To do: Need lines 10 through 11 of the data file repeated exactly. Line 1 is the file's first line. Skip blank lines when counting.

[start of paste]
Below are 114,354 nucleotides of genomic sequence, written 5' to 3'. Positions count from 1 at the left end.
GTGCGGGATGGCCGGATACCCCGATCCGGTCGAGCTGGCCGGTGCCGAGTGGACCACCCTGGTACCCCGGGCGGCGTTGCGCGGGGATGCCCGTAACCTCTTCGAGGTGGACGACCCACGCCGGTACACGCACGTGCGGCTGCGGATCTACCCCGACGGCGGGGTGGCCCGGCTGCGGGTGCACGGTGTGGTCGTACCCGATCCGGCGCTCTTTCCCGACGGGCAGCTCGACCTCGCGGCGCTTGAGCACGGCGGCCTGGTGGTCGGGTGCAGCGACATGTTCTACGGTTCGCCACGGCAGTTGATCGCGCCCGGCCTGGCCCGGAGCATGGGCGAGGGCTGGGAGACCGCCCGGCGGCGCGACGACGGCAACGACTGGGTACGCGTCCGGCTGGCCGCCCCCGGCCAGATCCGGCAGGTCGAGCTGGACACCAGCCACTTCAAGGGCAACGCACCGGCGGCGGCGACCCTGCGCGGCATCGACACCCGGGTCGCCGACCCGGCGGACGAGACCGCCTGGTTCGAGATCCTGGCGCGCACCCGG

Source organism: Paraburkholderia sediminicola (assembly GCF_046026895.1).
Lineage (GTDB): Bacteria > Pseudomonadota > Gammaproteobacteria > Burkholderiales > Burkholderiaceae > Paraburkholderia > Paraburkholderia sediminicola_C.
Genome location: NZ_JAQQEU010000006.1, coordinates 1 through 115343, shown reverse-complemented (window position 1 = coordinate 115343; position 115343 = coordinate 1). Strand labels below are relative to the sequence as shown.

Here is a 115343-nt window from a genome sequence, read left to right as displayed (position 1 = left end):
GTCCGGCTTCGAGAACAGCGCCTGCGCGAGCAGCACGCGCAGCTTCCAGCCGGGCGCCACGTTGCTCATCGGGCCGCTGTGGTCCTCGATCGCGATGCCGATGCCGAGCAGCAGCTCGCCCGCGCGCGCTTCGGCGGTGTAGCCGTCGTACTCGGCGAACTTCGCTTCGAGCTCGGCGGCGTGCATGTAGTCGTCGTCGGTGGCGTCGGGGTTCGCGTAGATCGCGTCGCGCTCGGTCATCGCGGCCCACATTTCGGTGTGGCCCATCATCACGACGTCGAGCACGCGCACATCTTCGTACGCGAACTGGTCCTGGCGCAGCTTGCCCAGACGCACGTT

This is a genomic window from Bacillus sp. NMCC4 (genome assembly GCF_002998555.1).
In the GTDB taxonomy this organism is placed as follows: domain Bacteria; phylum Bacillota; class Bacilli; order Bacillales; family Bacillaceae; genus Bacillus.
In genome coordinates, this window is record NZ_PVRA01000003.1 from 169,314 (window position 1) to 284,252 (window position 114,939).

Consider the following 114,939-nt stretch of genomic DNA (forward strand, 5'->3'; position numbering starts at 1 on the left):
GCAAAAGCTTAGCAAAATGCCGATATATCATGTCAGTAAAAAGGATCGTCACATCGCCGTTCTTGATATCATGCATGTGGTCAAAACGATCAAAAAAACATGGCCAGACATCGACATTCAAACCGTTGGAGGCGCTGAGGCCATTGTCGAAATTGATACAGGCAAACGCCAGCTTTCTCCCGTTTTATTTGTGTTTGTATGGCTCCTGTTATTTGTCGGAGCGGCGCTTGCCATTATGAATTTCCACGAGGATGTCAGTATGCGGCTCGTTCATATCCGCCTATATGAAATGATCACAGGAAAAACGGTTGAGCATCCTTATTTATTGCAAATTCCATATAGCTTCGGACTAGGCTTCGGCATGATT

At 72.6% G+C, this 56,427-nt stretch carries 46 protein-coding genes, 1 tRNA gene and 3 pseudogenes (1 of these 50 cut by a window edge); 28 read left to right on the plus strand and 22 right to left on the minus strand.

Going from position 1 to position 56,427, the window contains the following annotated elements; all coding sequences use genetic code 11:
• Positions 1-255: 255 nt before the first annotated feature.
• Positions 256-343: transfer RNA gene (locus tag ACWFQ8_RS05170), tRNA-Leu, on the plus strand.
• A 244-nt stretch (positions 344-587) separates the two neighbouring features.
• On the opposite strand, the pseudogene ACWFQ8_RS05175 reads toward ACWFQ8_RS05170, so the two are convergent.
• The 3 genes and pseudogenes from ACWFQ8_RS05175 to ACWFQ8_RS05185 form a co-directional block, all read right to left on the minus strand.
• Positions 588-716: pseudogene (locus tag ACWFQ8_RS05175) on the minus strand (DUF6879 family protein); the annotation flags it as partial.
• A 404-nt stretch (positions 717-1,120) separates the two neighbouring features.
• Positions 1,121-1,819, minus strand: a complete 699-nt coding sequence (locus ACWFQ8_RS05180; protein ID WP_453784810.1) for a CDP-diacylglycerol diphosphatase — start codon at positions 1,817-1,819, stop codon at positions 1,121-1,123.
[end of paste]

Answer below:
In genome coordinates, this window is record NZ_PVRA01000003.1 from 169,314 (window position 1) to 284,252 (window position 114,939).

Consider the following 114,939-nt stretch of genomic DNA (forward strand, 5'->3'; position numbering starts at 1 on the left):